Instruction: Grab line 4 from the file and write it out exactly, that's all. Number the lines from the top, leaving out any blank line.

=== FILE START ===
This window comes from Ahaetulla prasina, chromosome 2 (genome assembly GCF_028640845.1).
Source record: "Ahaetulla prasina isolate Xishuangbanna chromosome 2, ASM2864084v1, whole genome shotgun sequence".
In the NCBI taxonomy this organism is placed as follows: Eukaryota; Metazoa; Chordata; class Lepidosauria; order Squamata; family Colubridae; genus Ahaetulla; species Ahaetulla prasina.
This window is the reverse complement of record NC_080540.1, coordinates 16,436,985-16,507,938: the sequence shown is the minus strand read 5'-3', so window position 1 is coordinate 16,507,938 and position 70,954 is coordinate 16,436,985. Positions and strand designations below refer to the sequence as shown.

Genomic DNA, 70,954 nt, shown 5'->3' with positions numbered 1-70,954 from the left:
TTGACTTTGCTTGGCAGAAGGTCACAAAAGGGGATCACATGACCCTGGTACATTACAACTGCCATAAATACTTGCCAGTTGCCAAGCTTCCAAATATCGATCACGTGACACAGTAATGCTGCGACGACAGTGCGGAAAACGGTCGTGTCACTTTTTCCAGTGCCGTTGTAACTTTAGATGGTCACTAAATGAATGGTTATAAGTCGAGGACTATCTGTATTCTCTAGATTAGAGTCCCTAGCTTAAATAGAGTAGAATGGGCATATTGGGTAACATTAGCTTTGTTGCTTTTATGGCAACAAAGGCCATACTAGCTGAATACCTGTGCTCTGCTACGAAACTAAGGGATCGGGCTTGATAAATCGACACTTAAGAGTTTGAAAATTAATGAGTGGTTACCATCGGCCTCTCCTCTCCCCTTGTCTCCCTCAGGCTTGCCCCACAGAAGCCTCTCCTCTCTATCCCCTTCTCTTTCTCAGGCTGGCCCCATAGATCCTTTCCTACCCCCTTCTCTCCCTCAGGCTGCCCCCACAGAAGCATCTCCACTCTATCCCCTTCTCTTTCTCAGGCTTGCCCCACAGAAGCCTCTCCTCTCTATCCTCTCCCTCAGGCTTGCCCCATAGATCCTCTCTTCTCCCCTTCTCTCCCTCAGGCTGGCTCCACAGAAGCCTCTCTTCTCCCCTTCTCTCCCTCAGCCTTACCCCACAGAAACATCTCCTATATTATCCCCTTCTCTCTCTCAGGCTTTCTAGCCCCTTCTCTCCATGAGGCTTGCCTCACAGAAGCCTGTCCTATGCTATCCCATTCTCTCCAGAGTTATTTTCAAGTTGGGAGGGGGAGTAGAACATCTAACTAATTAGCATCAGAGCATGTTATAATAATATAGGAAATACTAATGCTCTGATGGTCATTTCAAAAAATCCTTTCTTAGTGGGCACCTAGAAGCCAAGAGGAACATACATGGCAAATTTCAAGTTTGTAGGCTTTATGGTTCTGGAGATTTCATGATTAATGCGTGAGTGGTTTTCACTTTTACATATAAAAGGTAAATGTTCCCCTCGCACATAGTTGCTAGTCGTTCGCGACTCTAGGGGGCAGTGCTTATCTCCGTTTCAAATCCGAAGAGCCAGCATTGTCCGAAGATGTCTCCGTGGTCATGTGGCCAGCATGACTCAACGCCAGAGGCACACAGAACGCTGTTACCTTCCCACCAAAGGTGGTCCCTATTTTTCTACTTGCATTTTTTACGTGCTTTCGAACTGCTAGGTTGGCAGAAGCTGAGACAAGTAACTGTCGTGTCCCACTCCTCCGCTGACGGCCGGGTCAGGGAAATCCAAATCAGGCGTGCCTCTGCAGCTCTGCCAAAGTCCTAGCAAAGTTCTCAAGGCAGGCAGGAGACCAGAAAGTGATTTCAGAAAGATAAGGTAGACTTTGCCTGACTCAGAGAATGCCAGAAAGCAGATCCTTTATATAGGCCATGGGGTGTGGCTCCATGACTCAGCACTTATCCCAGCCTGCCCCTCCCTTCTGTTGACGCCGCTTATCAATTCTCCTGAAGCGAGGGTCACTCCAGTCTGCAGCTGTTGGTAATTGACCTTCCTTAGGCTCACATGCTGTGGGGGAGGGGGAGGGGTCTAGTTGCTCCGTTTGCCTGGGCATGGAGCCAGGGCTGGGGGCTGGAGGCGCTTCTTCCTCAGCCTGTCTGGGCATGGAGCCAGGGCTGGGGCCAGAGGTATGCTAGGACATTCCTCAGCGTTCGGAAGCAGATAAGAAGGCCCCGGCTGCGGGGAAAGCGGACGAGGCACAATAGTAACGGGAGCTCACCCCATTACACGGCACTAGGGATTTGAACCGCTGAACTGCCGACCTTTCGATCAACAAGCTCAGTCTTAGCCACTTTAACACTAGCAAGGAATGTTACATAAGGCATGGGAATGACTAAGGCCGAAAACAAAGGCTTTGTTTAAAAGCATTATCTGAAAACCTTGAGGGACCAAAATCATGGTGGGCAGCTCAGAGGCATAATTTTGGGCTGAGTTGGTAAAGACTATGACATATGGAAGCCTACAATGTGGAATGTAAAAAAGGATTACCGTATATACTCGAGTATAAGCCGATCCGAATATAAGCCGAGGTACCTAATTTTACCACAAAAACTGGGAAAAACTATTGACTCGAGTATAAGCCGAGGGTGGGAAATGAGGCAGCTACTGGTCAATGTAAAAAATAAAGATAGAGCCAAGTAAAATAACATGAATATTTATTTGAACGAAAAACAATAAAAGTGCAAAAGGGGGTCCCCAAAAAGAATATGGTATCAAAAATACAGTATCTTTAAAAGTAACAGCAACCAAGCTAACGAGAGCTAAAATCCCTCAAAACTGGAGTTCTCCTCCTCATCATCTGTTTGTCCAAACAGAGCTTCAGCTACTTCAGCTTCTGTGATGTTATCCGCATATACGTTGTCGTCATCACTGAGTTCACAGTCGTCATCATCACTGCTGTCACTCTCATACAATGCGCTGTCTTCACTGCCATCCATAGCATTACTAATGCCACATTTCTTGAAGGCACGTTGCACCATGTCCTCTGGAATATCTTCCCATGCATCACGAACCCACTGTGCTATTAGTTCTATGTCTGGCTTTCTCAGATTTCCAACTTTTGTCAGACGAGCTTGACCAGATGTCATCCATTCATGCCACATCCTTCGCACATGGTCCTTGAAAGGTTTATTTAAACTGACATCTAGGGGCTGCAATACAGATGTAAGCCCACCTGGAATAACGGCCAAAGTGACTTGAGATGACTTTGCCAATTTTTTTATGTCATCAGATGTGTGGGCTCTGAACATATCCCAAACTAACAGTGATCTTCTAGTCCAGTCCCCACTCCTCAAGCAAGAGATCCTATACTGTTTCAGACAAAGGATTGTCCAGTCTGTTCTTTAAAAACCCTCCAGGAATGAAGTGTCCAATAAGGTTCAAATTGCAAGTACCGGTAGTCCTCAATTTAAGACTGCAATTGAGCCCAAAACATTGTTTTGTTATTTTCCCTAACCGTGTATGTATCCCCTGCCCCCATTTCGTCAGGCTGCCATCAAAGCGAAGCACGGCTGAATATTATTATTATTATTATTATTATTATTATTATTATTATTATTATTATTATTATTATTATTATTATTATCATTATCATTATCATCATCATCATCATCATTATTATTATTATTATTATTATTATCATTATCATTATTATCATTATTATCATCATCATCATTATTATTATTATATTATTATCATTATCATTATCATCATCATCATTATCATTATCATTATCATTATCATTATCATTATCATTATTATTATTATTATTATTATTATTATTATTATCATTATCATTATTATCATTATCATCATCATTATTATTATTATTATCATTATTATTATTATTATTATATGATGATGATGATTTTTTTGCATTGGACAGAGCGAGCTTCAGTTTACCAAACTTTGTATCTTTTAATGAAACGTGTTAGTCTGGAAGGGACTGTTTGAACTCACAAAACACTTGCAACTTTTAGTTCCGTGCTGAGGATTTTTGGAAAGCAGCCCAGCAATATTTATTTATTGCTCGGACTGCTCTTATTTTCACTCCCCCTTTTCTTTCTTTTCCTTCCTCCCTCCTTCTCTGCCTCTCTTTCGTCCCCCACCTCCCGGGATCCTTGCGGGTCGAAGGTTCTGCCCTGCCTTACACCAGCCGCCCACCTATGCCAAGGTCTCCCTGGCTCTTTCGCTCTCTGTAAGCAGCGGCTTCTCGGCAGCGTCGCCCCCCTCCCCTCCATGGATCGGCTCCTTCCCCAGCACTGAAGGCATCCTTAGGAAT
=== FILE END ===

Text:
This window is the reverse complement of record NC_080540.1, coordinates 16,436,985-16,507,938: the sequence shown is the minus strand read 5'-3', so window position 1 is coordinate 16,507,938 and position 70,954 is coordinate 16,436,985. Positions and strand designations below refer to the sequence as shown.